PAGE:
Microsoft co-founder’s art may reap $1 bln

Microsoft co-founder’s art may reap $1 bln

Microsoft co-founder’s art may reap $1 bln

An art collection is tipped to break the $1 billion barrier at auction for the first time when Christie’s sells works belonging to late Microsoft co-founder Paul Allen this week.

The two-day sale in New York comes as experts say the super wealthy are viewing art as a safe investment this year amid a tumultuous global economy and Russia’s war in Ukraine.

Allen made his fortune with the establishment of the PC operating system with his better-known Microsoft co-founder Bill Gates in 1975.

He amassed a huge art collection which he used to lend to museums before his death in 2018 at the age of 65.

The 150 works, to be sold today and tomorrow at Christie’s Manhattan headquarters, trace more than 500 years of art history, from Botticelli and Canaletto to Georgia O’Keeffe and Louise Bourgeois, via Claude Monet, Francis Bacon and Edward Hopper.

The collection is also unique for its value: several masterpieces are estimated to fetch more than $100 million.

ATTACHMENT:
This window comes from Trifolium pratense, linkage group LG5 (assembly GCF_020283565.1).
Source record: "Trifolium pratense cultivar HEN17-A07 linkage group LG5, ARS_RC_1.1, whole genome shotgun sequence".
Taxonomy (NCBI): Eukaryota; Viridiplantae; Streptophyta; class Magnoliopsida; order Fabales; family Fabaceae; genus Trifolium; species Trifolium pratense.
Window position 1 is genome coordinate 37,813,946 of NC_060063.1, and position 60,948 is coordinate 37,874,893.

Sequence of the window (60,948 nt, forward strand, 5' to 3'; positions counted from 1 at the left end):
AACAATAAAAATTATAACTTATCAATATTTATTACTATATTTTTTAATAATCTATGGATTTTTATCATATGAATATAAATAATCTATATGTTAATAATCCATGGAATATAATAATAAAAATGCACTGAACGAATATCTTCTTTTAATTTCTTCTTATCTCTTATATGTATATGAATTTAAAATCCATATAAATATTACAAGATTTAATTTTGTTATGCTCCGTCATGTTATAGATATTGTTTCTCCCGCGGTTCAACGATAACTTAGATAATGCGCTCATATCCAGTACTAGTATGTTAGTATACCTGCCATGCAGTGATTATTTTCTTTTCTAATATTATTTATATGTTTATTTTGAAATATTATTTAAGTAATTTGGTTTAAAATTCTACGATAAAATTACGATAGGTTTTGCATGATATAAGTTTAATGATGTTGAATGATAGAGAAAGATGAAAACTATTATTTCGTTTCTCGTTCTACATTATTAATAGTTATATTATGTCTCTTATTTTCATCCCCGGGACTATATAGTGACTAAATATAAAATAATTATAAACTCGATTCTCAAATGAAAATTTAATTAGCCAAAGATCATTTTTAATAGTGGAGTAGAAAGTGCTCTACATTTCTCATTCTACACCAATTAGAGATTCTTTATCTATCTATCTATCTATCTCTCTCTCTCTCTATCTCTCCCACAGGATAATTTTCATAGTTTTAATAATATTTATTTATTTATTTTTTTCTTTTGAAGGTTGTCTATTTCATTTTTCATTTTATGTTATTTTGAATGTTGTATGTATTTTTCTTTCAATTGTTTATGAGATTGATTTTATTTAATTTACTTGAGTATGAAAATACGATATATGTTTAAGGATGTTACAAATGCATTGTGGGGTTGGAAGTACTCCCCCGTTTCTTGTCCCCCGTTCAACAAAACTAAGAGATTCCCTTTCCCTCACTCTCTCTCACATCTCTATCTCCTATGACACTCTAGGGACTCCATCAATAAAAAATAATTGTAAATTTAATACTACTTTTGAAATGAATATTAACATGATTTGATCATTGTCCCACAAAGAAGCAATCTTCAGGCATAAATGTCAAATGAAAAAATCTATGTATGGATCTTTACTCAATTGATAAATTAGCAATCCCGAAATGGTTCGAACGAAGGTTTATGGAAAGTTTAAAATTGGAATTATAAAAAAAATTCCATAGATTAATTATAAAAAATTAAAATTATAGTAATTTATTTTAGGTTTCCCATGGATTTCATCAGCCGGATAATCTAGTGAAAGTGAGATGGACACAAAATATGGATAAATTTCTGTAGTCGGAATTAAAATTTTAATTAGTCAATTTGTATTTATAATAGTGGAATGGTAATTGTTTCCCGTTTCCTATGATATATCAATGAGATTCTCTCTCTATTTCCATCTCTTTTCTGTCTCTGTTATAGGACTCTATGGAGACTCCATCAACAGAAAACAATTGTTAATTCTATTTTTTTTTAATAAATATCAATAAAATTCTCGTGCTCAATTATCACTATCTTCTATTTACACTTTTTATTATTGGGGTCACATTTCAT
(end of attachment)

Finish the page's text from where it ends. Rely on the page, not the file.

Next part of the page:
They include French painter Paul Cezanne’s “Montagne Sainte-Victoire” (1888-1890), which heralded cubism, and Georges Seurat’s 1888 work “Les Poseuses, Ensemble (small version),” a renowned work of pointillism.

Also going under the gavel is Vincent Van Gogh’s “Orchard with Cypresses” and a painting from Paul Gauguin’s Tahitian period, “Maternity II” (1899), which controversially depicts his teenage mistress, Pahura.

Allen left Microsoft in 1983, due to health problems and a deteriorating relationship with Gates, who remained in charge of the company until 2000.

Despite their strained friendship, Allen signed Gates’s “Giving Pledge” campaign and all proceeds from the auction are to be donated to charity.

Christie’s hopes the total sales will become part of art market history and top $1 billion.

The current auction record for a private collection was set this spring by the US couple Harry and Linda Macklowe, with $922 million fetched in auctions conducted by Sotheby’s.

“Clients want to diversify their assets, because they can enjoy it, and they know that most pieces continue increasing in value over time,” Adrien Meyer, co-chairman of Impressionist & Modern Art at Christie’s, told AFP. “There are more billionaires than they are masterpieces, in essence. The demand is very diversified,” he added.